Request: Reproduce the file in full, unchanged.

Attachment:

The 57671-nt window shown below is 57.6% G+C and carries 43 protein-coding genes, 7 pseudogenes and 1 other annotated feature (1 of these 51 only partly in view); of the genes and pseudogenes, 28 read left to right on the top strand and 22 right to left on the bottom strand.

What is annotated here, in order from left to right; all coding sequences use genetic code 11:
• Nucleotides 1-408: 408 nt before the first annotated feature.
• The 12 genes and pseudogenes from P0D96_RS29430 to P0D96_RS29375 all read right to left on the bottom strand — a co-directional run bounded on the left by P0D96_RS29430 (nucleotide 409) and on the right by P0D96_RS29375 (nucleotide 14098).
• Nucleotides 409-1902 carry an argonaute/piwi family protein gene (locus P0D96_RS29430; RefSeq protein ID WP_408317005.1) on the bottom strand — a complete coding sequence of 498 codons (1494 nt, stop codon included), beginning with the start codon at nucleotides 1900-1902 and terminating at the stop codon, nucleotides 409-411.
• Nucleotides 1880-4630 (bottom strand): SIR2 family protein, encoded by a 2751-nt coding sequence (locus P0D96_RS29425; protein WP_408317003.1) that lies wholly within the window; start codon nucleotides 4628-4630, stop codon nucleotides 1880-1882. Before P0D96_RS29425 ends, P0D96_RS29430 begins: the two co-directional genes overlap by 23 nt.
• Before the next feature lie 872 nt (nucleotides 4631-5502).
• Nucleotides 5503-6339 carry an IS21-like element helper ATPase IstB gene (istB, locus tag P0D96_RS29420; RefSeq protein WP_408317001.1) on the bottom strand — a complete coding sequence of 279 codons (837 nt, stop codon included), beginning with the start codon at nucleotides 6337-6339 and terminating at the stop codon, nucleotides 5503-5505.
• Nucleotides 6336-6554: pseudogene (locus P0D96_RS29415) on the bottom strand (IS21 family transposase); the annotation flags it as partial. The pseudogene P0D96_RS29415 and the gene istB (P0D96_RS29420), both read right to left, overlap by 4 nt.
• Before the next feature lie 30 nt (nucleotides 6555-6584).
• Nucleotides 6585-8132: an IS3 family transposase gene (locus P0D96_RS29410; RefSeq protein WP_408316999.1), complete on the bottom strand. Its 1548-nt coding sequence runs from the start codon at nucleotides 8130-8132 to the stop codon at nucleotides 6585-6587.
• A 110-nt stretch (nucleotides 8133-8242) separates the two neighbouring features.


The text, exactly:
The 57671-nt window shown below is 57.6% G+C and carries 43 protein-coding genes, 7 pseudogenes and 1 other annotated feature (1 of these 51 only partly in view); of the genes and pseudogenes, 28 read left to right on the top strand and 22 right to left on the bottom strand.

What is annotated here, in order from left to right; all coding sequences use genetic code 11:
• Nucleotides 1-408: 408 nt before the first annotated feature.
• The 12 genes and pseudogenes from P0D96_RS29430 to P0D96_RS29375 all read right to left on the bottom strand — a co-directional run bounded on the left by P0D96_RS29430 (nucleotide 409) and on the right by P0D96_RS29375 (nucleotide 14098).
• Nucleotides 409-1902 carry an argonaute/piwi family protein gene (locus P0D96_RS29430; RefSeq protein ID WP_408317005.1) on the bottom strand — a complete coding sequence of 498 codons (1494 nt, stop codon included), beginning with the start codon at nucleotides 1900-1902 and terminating at the stop codon, nucleotides 409-411.
• Nucleotides 1880-4630 (bottom strand): SIR2 family protein, encoded by a 2751-nt coding sequence (locus P0D96_RS29425; protein WP_408317003.1) that lies wholly within the window; start codon nucleotides 4628-4630, stop codon nucleotides 1880-1882. Before P0D96_RS29425 ends, P0D96_RS29430 begins: the two co-directional genes overlap by 23 nt.
• Before the next feature lie 872 nt (nucleotides 4631-5502).
• Nucleotides 5503-6339 carry an IS21-like element helper ATPase IstB gene (istB, locus tag P0D96_RS29420; RefSeq protein WP_408317001.1) on the bottom strand — a complete coding sequence of 279 codons (837 nt, stop codon included), beginning with the start codon at nucleotides 6337-6339 and terminating at the stop codon, nucleotides 5503-5505.
• Nucleotides 6336-6554: pseudogene (locus P0D96_RS29415) on the bottom strand (IS21 family transposase); the annotation flags it as partial. The pseudogene P0D96_RS29415 and the gene istB (P0D96_RS29420), both read right to left, overlap by 4 nt.
• Before the next feature lie 30 nt (nucleotides 6555-6584).
• Nucleotides 6585-8132: an IS3 family transposase gene (locus P0D96_RS29410; RefSeq protein WP_408316999.1), complete on the bottom strand. Its 1548-nt coding sequence runs from the start codon at nucleotides 8130-8132 to the stop codon at nucleotides 6585-6587.
• A 110-nt stretch (nucleotides 8133-8242) separates the two neighbouring features.